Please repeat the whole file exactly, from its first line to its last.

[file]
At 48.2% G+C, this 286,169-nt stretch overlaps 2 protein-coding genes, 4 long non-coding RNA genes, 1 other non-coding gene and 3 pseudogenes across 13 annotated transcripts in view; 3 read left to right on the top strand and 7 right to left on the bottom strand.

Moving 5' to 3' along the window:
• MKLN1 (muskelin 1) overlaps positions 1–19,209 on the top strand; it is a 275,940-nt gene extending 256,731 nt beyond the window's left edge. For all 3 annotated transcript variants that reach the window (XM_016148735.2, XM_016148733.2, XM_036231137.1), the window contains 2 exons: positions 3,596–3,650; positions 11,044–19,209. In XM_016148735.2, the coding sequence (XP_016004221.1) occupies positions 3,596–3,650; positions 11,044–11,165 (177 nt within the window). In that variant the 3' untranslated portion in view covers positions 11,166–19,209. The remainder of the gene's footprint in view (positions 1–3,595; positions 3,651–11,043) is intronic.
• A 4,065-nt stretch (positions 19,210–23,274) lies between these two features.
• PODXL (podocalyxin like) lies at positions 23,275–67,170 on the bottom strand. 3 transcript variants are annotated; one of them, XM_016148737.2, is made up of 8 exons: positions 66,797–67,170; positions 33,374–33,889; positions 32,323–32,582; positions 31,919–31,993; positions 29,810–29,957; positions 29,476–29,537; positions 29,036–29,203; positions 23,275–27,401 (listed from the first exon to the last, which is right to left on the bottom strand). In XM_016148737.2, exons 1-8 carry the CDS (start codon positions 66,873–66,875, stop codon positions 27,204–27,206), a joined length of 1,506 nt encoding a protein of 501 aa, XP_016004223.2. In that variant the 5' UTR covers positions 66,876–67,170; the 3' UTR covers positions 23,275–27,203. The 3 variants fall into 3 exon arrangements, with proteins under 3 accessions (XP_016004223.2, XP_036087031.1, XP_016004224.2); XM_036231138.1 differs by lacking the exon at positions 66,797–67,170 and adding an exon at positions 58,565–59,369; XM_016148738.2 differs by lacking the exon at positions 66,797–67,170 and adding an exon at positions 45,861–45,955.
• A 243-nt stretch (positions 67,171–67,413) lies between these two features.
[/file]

At 48.2% G+C, this 286,169-nt stretch overlaps 2 protein-coding genes, 4 long non-coding RNA genes, 1 other non-coding gene and 3 pseudogenes across 13 annotated transcripts in view; 3 read left to right on the top strand and 7 right to left on the bottom strand.

Moving 5' to 3' along the window:
• MKLN1 (muskelin 1) overlaps positions 1–19,209 on the top strand; it is a 275,940-nt gene extending 256,731 nt beyond the window's left edge. For all 3 annotated transcript variants that reach the window (XM_016148735.2, XM_016148733.2, XM_036231137.1), the window contains 2 exons: positions 3,596–3,650; positions 11,044–19,209. In XM_016148735.2, the coding sequence (XP_016004221.1) occupies positions 3,596–3,650; positions 11,044–11,165 (177 nt within the window). In that variant the 3' untranslated portion in view covers positions 11,166–19,209. The remainder of the gene's footprint in view (positions 1–3,595; positions 3,651–11,043) is intronic.
• A 4,065-nt stretch (positions 19,210–23,274) lies between these two features.
• PODXL (podocalyxin like) lies at positions 23,275–67,170 on the bottom strand. 3 transcript variants are annotated; one of them, XM_016148737.2, is made up of 8 exons: positions 66,797–67,170; positions 33,374–33,889; positions 32,323–32,582; positions 31,919–31,993; positions 29,810–29,957; positions 29,476–29,537; positions 29,036–29,203; positions 23,275–27,401 (listed from the first exon to the last, which is right to left on the bottom strand). In XM_016148737.2, exons 1-8 carry the CDS (start codon positions 66,873–66,875, stop codon positions 27,204–27,206), a joined length of 1,506 nt encoding a protein of 501 aa, XP_016004223.2. In that variant the 5' UTR covers positions 66,876–67,170; the 3' UTR covers positions 23,275–27,203. The 3 variants fall into 3 exon arrangements, with proteins under 3 accessions (XP_016004223.2, XP_036087031.1, XP_016004224.2); XM_036231138.1 differs by lacking the exon at positions 66,797–67,170 and adding an exon at positions 58,565–59,369; XM_016148738.2 differs by lacking the exon at positions 66,797–67,170 and adding an exon at positions 45,861–45,955.
• A 243-nt stretch (positions 67,171–67,413) lies between these two features.